Harding described his Marion Star newspaper as “independent, but leaning Republican,” according to Hall, and the native of Blooming Grove, Ohio, built it into a success prior to making his move into politics. He campaigned for William McKinley in 1896 and served in the Ohio Senate and as lieutenant governor. In 1914, he was elected to the U.S. Senate, and six years later, he emerged as the Republicans’ compromise candidate for president. Harding conducted the nation’s last front-porch campaign for the White House, replacing his lawn with crushed stones to accommodate visitors and building a press office on the property.
Harding was elected, but he died in 1923 before completing his term. His wife, Florence, died 15 months later, willing her Marion home for the creation of a museum, which opened in 1926. The 2,500-square-foot home is filled with more than 5,000 Harding artifacts, including more than 300 from the White House. The on-site press office also houses a small museum.
Hall says one of the site’s primary missions is education, which includes dispelling untruths — the most prominent of which surrounds Harding’s death. He had a weak heart, and Hall says the stress of the job combined with a U.S. tour he embarked on in 1923 took its toll.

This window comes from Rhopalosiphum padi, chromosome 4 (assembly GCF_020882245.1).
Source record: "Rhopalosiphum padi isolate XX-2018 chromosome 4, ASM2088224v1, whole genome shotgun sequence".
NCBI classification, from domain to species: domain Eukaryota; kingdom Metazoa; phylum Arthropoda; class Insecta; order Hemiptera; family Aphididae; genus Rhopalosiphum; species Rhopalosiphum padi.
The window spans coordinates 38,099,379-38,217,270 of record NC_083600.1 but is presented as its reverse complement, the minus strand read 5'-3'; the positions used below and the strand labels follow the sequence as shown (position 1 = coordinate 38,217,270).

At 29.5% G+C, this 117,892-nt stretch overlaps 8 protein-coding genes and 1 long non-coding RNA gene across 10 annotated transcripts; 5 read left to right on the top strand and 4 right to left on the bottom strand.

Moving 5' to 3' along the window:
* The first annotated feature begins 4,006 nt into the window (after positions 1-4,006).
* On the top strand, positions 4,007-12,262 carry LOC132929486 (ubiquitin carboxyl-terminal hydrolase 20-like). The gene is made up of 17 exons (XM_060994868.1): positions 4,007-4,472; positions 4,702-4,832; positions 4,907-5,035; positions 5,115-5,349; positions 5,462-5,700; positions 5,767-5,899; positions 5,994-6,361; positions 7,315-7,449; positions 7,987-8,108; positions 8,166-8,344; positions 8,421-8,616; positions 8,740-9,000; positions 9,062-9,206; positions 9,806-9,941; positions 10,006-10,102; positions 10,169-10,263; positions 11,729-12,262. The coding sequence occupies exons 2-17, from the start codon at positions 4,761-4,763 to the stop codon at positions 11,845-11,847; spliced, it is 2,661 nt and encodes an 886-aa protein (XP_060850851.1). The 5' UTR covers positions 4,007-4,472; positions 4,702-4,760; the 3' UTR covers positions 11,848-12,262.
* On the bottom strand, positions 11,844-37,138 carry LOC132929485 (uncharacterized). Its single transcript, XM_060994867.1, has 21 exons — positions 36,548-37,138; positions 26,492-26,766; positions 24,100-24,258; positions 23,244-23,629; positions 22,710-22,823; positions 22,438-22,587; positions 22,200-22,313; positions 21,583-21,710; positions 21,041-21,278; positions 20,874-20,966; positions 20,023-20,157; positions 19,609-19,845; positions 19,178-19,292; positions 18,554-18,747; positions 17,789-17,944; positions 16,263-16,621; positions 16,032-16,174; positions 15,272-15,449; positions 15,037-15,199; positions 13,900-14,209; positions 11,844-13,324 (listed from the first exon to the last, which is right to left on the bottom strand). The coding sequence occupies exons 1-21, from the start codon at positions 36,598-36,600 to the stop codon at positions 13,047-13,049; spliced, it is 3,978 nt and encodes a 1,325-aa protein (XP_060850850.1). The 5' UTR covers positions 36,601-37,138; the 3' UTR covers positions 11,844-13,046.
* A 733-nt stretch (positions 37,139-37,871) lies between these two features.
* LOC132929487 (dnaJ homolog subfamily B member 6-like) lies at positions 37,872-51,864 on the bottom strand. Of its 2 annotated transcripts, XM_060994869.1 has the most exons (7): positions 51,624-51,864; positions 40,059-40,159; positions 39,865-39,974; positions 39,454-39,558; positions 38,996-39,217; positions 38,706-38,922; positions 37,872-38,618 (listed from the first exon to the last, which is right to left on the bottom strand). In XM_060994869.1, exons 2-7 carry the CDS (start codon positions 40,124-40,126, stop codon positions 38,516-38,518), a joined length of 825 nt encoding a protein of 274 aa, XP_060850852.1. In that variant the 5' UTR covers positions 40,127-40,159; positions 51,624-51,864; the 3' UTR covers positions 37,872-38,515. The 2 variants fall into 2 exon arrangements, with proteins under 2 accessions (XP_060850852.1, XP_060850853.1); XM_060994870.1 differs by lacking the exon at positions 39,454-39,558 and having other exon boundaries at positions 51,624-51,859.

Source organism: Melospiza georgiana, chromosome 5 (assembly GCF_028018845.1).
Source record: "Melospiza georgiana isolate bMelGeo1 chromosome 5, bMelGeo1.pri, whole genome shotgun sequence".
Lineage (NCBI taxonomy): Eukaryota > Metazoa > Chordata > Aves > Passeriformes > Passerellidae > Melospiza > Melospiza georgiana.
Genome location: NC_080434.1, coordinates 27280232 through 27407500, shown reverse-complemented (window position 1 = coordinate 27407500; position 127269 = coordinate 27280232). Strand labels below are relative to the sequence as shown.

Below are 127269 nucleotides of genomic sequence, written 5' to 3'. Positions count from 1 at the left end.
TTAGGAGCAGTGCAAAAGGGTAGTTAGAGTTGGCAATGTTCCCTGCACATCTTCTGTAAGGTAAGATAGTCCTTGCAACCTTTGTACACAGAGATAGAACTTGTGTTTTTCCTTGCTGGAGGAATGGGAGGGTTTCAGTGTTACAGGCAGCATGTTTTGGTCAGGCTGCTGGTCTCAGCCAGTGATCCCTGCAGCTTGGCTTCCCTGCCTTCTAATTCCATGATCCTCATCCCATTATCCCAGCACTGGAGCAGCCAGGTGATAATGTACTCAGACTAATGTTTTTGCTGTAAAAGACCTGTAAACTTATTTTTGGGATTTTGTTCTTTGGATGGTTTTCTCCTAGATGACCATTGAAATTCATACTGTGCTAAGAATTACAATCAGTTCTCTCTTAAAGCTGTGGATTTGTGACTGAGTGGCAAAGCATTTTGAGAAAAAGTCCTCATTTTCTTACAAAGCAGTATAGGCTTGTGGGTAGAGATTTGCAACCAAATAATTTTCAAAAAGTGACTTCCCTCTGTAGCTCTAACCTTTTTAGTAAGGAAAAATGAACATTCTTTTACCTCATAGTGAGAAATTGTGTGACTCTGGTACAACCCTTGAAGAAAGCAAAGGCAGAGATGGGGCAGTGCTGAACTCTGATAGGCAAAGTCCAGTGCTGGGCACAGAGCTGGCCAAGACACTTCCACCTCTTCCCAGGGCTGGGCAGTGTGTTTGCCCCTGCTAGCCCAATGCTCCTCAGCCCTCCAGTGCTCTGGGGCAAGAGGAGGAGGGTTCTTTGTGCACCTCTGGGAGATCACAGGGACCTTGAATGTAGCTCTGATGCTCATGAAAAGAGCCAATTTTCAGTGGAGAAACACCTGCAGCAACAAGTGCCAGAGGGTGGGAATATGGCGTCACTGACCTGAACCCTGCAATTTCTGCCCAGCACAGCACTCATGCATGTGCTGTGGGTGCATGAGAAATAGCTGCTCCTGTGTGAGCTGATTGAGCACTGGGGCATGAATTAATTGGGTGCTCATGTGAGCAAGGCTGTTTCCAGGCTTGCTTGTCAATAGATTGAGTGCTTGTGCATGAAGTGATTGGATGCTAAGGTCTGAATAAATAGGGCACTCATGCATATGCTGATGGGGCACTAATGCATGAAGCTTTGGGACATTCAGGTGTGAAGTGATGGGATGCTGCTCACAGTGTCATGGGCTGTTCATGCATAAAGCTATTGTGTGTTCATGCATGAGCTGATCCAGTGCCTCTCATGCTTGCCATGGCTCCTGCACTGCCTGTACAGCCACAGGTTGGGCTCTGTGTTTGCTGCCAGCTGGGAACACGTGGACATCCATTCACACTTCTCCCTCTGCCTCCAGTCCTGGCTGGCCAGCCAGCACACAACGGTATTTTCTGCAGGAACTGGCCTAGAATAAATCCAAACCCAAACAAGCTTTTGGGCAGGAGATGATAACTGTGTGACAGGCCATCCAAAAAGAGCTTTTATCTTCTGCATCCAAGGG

But in 1930, a book titled The Strange Death of President Harding written by Gaston Means alleged that Florence Harding poisoned her husband. “It was in a book, so a lot of people thought it was true,” Hall says. “We have to do a lot of myth busting.” — VG
Adults $7, seniors 60+ $6, ages 12–17 and full-time college students $4, ages 6–11 $3, ages 5 and under free; open May 7–Nov. 6 Wed.–Sun. noon–5 p.m. (tours by appointment during offseason); 380 Mount Vernon Ave., Marion 43302, 740/387-9630, hardinghome.org
More Harding: The final resting place of Warren and Florence Harding is about a mile and a half from the Harding home. The former president’s wishes were that he be interred under the open sky with a tree nearby. The circular, white marble Harding Memorial, which was built at a cost of nearly $1 million in 1927, has no roof in order to comply with both of those wishes. Free; open Mon–Wed. 9 a.m.– 5 p.m., Thur. 9 a.m.– 3 p.m.; Delaware Avenue and Vernon Heights Boulevard, Marion 43302, hardinghome.org
Rutherford B. Hayes Presidential Library & Museums | Fremont
Webb Hayes’ tribute to his parents at the northwest Ohio estate they called home was the nation’s first presidential library and museum.
Rutherford B. Hayes had an eye toward history even before he became part of it as the 19th president of the United States. During his service in the Civil War, he would often walk battlefields looking for bullets, tree branches embedded with cannon shot and other artifacts to collect and send home.